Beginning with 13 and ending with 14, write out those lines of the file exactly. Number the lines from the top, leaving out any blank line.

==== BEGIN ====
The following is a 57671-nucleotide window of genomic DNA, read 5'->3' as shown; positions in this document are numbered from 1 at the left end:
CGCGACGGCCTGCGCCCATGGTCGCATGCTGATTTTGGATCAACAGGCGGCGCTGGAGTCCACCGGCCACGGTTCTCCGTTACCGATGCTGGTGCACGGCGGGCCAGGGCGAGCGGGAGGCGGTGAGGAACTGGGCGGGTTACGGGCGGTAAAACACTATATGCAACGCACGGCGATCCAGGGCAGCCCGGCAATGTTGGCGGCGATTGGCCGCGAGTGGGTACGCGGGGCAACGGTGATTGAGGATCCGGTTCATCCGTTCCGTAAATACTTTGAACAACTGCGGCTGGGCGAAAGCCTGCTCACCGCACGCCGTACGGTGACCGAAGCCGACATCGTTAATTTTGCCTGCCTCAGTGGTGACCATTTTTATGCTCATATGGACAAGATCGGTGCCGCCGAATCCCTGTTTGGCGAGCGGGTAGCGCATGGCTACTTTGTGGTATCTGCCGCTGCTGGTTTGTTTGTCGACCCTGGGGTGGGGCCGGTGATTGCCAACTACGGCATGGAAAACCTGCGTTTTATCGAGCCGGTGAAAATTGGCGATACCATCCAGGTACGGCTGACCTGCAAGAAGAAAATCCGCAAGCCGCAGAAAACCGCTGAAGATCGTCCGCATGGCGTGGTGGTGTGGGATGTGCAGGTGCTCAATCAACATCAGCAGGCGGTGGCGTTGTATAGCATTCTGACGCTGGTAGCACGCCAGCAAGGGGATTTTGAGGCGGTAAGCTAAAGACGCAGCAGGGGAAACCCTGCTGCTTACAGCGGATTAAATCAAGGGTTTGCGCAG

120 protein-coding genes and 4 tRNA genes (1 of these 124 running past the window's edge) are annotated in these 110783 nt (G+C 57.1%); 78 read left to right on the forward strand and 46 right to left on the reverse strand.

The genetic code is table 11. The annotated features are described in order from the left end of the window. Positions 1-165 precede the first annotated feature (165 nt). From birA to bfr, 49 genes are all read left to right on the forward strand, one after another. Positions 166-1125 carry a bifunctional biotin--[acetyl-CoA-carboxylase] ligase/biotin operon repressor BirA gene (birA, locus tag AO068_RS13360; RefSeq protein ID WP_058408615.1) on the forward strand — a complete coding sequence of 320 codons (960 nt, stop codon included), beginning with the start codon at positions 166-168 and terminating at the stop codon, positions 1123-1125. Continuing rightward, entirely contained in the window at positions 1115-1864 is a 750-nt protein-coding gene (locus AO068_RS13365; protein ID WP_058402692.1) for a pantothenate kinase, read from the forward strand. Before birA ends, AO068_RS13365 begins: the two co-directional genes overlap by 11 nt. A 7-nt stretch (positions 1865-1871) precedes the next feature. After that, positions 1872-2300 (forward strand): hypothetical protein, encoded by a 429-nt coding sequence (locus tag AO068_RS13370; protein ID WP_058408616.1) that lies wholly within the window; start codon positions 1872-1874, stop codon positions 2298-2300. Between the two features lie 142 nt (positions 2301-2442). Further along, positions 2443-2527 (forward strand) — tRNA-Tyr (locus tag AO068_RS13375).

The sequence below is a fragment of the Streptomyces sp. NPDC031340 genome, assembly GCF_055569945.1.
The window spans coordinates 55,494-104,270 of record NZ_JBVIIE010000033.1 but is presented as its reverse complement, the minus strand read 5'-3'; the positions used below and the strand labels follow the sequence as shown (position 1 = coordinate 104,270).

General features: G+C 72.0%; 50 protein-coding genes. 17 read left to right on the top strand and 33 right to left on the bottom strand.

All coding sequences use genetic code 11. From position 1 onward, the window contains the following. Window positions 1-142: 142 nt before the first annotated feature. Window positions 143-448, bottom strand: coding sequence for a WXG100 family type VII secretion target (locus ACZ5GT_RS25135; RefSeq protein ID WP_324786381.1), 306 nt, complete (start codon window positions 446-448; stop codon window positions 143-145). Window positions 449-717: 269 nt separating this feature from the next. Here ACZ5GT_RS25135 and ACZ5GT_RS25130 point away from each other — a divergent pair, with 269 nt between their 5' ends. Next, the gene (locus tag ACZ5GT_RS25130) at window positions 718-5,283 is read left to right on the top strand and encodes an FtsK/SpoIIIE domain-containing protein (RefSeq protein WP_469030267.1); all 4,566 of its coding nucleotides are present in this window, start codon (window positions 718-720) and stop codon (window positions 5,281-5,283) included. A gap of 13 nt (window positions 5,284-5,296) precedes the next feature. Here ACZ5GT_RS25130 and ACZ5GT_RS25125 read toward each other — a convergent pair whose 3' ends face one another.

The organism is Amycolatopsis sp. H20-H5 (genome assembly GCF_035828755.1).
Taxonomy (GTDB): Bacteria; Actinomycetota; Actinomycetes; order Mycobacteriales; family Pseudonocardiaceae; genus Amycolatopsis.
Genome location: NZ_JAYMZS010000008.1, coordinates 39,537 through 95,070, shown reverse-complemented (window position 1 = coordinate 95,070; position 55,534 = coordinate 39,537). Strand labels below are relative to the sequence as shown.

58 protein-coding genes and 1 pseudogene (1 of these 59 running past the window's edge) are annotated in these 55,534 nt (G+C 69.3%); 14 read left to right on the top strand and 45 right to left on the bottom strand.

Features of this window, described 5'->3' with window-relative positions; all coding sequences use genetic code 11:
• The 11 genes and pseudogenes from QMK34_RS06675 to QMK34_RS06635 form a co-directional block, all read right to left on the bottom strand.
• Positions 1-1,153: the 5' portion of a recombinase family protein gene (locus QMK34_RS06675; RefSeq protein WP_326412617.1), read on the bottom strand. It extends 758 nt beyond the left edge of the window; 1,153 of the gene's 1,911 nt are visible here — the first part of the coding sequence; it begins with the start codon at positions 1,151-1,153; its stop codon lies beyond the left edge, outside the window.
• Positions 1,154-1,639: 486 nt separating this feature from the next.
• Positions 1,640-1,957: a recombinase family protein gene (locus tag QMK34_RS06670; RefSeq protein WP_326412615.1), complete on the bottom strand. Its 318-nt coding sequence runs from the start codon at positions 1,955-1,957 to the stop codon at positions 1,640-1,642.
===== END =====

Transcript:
Features of this window, described 5'->3' with window-relative positions; all coding sequences use genetic code 11:
• The 11 genes and pseudogenes from QMK34_RS06675 to QMK34_RS06635 form a co-directional block, all read right to left on the bottom strand.